It turns out that ray tracing is actually possible on a 42 year old computer, if you're willing to wait 17 hours for each frame to load


We hear the term 'ray tracing' increasingly these days, one of the features almost synonymous with modern, best-in-class visuals. It is a rendering method that allows shadows and lighting to be portrayed in a more realistic, lifelike manner, and is included as a graphics option in many current generation games. Needless to say, this probably isn't the kind of technology you'd even dream of running on a 42-year-old computer.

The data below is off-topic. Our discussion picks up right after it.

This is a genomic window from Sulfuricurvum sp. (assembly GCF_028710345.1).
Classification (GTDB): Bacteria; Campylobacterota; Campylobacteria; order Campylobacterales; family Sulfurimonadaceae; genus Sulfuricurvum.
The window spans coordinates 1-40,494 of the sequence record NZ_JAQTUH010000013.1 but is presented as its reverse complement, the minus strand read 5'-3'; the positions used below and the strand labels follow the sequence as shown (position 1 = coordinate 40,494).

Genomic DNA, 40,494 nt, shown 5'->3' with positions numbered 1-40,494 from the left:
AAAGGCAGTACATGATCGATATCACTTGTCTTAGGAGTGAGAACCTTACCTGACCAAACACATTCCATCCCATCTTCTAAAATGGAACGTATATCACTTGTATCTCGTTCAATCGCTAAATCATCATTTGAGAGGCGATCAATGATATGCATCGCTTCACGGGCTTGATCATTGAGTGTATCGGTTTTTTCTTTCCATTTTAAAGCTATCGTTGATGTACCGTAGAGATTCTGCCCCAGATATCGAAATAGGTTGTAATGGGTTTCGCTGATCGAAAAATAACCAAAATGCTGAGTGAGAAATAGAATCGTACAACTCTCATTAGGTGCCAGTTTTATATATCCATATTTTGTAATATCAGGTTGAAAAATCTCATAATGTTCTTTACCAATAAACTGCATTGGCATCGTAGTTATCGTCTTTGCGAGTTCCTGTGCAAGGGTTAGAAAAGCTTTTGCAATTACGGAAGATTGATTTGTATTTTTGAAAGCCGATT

However, it turns out that the trusty ZX Spectrum, released in 1982 by Sinclair Research, was capable all along, at least because of the mind behind it, Google Zurich senior software engineer Gabriel Gambetta. as seen hackaday (Via pc gamer), Gambetta shares how he managed to use the Spectrum's in-built programming language, Sinclair BASIC, to get the computer to produce a glowing, ray-traced frame.